For what it is worth, I look up translations for individual words and characters that I don't recognize, but I don't use the whole sentence translations any more, in fact I prefer not to look at them. When trying to keep up with a native speaker's pace, translation into English is a mental ball and chain.
RJJune 20, 2009, 01:01 PM
I would like to point out that all those that are in favor of less english, or explanations in Chinese, are advanced students. I hope one day to feel exactly the same way. Having said that I do see the merit in using Chinese to explain Chinese, but it may be tough to continually find level appropriate words to explain new vocab. It would also make study tougher and there are complaints already that intermediate is too big a jump. There is a reason this technique is ramped up gradually through the levels. Isnt there?
I think you said it well.
henningJune 19, 2009, 04:25 PM
Pete, you are undeniably busting your hump with your translation efforts! :-P
I would like to differentiate:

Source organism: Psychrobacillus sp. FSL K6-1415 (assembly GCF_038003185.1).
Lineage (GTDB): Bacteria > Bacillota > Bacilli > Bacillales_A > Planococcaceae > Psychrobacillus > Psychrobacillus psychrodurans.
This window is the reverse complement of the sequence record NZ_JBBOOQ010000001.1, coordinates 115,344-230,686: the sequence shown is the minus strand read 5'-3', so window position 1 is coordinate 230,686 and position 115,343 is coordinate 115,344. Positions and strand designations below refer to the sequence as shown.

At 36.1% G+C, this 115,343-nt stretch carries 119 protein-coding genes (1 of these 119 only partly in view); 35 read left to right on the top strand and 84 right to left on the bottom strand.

Like chanelle I learn English idioms, slang, and interesting new expressions from the dialogue translations, the intros, and the discussions.
It is a different matter, however, for the Vocab section that also feeds the Audio Review. As I listen to the Audio Review in free-hand-mode and on the move I usually cannot on the spot look up an English term. So common terms are welcome for that part. This is not that problematic in the Expansion section, because there I can usually derive the meaning of rere idioms from context (or from the following Chinese part).
Where did I learn most of my English? From reading and writing and looking everything up again and again. Still doing this. And I constantly feel those invisible non-native-walls that confine my verbal leeway, especially when it comes to vocab and subtleties - which can be a significant disadvantage at times.